Claire Chevallier, a fourth-year psychology major, vocalized her concerns through her platform as a member of the Sexual Assault Awareness Advocacy Committee, which aims to raise awareness about sexual violence and advocate for survivor rights. She is also one of two undergraduate representatives from UC Davis for the UC’s Sexual Violence Prevention and Response Board, which engages with students and provides feedback to the UC administration.

Chevallier was part of a group of students who traveled to Washington D.C. in early October to lobby at Capitol Hill. The group, mainly comprised of Associated Students of the University of California officials, visited congressional offices to voice student concerns.

“We expressed concern about […] minimizing the amount of reports that would go through, how they are not survivor-centric and how they would dissuade reporting and ultimately leave many people feel like their situations were not valid,” Chevallier said. “We also met with the Office of Civil Rights within the Department of Education — the folks who wrote this policy — and we got to present to them directly. I believe some change came from that, because their initial alleged policy change that only events that occurred on campus would be investigated was not included in the most recent press release.”

Chevallier believes the proposed policy changes are solely based on the department’s fear of reprimanding someone who has been falsely accused.

“While these do occur, the rate is only two to seven percent, which is not any different from other crimes,” Chevallier said. “While I understand the importance of due process and the right to a fair trial, […] I think these policy changes do more harm than good.”

The most upsetting aspect of the new Title IX guidelines, Chevallier said, is the new definition of sexual harassment.

According to The Times, the new proposal narrows the definition, defining it as “unwelcome conduct on the basis of sex that is so severe, pervasive and objectively offensive that it denies a person access to the school’s education program or activity.”

Chevallier said this new definition effectively de-legitimizes forms of sexual misconduct which are not deemed “severe,” such as “creepy sexual comments” — ultimately, leaving these forms of misconduct unaddressed and leaving “people feeling invalidated.”

“I have no doubt that these policy changes, if they [are] implemented, would severely minimize the already low number of reports made to Title IX, thus letting more perpetrators of sexual violence and sexual harassment off the hook,” Chevallier said.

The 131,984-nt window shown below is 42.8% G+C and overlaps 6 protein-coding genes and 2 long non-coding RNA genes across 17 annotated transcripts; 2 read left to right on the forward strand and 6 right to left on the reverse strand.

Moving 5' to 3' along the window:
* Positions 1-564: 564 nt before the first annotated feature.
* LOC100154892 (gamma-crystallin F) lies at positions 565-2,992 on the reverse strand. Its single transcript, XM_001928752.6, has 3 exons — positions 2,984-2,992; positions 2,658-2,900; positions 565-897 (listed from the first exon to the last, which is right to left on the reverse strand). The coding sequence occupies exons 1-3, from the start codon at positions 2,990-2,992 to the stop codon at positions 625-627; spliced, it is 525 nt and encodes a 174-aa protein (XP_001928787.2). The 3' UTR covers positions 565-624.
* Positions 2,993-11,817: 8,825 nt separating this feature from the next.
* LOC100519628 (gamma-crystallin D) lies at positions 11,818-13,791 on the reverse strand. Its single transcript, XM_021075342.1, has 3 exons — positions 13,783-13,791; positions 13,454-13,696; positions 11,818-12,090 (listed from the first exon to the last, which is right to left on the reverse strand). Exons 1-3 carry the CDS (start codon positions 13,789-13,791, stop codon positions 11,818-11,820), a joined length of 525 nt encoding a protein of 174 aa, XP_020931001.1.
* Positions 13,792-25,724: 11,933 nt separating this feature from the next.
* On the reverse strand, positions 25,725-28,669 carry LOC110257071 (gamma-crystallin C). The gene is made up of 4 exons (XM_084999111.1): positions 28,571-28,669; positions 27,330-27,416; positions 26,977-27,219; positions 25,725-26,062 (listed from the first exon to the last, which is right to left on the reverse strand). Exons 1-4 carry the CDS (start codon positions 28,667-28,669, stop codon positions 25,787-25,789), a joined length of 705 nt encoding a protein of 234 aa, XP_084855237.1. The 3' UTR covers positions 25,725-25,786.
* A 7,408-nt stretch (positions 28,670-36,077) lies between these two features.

Delmendo echoed this statement, adding that the proposed regulations would limit the university’s ability to respond to acts of sexual violence.
“This will seriously constrain the university’s ability to address sexual harassment that falls short of violating federal law,” she said. “While the proposed regulations do not have as significant an impact on the definition of sexual violence — sexual assault, dating violence, domestic violence and stalking — they would limit the university’s ability to respond to such conduct that occurs outside university property or programs. Most sexual violence occurs in other contexts, but has a continuing impact on university property or in university programs.”

The Department of Education released a press release on Nov. 16 which states: “every survivor of sexual violence must be taken seriously, and every student accused of sexual misconduct must know that guilt is not predetermined.”

“It’s like they placed these provisions at the beginning of their list in an attempt to create an illusive frame that their policies are survivor-centered, […] when in fact they are just strengthening the rights of the accused, and we shouldn’t be fooled by that,” Chevallier said.

Members of the ASUCD Senate did not immediately respond to an email seeking comment.

If students have feedback about the way UC Davis handles and prevents sexual violence and sexual harassment, the UC Title IX Student Advisory Board is accepting responses via the following link: goo.gl/ueD6de

Resources on campus pertaining to sexual violence and sexual harassment can be accessed through sexualviolence.ucdavis.edu and hdapp.ucdavis.edu.

Written by: Priyanka Shreedar — campus@theaggie.org

1 Comment on this Post

  1. Great news. The return of due process and innocent until proven guilty. Make false accusations a felony. This is a result of Trump beating the Hill-Dawg.